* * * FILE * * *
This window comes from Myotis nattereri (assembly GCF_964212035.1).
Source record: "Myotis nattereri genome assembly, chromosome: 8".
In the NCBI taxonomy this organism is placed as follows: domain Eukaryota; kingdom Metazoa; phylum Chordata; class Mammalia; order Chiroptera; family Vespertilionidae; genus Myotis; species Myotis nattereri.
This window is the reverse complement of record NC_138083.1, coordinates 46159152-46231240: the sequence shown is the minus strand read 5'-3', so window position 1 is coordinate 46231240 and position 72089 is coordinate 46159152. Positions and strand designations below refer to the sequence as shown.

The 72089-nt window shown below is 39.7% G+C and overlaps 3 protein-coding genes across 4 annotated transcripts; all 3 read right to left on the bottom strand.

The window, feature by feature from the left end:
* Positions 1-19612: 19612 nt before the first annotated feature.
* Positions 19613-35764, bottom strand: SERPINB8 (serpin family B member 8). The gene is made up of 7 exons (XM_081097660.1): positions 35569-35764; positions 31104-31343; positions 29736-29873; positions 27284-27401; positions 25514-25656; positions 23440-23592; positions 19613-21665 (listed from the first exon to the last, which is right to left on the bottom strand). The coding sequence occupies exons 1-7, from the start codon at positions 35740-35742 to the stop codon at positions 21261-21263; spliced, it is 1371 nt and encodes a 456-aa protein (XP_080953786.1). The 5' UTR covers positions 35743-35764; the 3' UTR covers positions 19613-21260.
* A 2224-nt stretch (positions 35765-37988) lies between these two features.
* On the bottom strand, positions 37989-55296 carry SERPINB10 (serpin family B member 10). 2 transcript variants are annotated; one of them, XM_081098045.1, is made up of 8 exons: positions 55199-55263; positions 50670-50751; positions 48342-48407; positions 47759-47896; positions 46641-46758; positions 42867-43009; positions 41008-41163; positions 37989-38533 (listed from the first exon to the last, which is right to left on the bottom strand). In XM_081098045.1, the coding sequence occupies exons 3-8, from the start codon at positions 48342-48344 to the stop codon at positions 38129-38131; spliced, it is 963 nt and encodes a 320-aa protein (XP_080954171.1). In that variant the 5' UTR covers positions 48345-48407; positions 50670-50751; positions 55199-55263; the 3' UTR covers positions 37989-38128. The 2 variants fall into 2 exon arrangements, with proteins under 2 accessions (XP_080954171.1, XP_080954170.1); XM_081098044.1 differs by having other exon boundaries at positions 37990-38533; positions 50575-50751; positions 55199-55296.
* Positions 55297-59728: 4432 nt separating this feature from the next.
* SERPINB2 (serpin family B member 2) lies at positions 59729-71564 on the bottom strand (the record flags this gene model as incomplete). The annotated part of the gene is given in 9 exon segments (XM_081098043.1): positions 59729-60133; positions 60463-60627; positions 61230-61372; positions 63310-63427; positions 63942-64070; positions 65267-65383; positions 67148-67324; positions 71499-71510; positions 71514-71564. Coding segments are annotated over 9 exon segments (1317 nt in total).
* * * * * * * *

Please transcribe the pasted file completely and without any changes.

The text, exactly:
This window comes from Myotis nattereri (assembly GCF_964212035.1).
Source record: "Myotis nattereri genome assembly, chromosome: 8".
In the NCBI taxonomy this organism is placed as follows: domain Eukaryota; kingdom Metazoa; phylum Chordata; class Mammalia; order Chiroptera; family Vespertilionidae; genus Myotis; species Myotis nattereri.
This window is the reverse complement of record NC_138083.1, coordinates 46159152-46231240: the sequence shown is the minus strand read 5'-3', so window position 1 is coordinate 46231240 and position 72089 is coordinate 46159152. Positions and strand designations below refer to the sequence as shown.

The 72089-nt window shown below is 39.7% G+C and overlaps 3 protein-coding genes across 4 annotated transcripts; all 3 read right to left on the bottom strand.

The window, feature by feature from the left end:
* Positions 1-19612: 19612 nt before the first annotated feature.
* Positions 19613-35764, bottom strand: SERPINB8 (serpin family B member 8). The gene is made up of 7 exons (XM_081097660.1): positions 35569-35764; positions 31104-31343; positions 29736-29873; positions 27284-27401; positions 25514-25656; positions 23440-23592; positions 19613-21665 (listed from the first exon to the last, which is right to left on the bottom strand). The coding sequence occupies exons 1-7, from the start codon at positions 35740-35742 to the stop codon at positions 21261-21263; spliced, it is 1371 nt and encodes a 456-aa protein (XP_080953786.1). The 5' UTR covers positions 35743-35764; the 3' UTR covers positions 19613-21260.
* A 2224-nt stretch (positions 35765-37988) lies between these two features.
* On the bottom strand, positions 37989-55296 carry SERPINB10 (serpin family B member 10). 2 transcript variants are annotated; one of them, XM_081098045.1, is made up of 8 exons: positions 55199-55263; positions 50670-50751; positions 48342-48407; positions 47759-47896; positions 46641-46758; positions 42867-43009; positions 41008-41163; positions 37989-38533 (listed from the first exon to the last, which is right to left on the bottom strand). In XM_081098045.1, the coding sequence occupies exons 3-8, from the start codon at positions 48342-48344 to the stop codon at positions 38129-38131; spliced, it is 963 nt and encodes a 320-aa protein (XP_080954171.1). In that variant the 5' UTR covers positions 48345-48407; positions 50670-50751; positions 55199-55263; the 3' UTR covers positions 37989-38128. The 2 variants fall into 2 exon arrangements, with proteins under 2 accessions (XP_080954171.1, XP_080954170.1); XM_081098044.1 differs by having other exon boundaries at positions 37990-38533; positions 50575-50751; positions 55199-55296.
* Positions 55297-59728: 4432 nt separating this feature from the next.
* SERPINB2 (serpin family B member 2) lies at positions 59729-71564 on the bottom strand (the record flags this gene model as incomplete). The annotated part of the gene is given in 9 exon segments (XM_081098043.1): positions 59729-60133; positions 60463-60627; positions 61230-61372; positions 63310-63427; positions 63942-64070; positions 65267-65383; positions 67148-67324; positions 71499-71510; positions 71514-71564. Coding segments are annotated over 9 exon segments (1317 nt in total).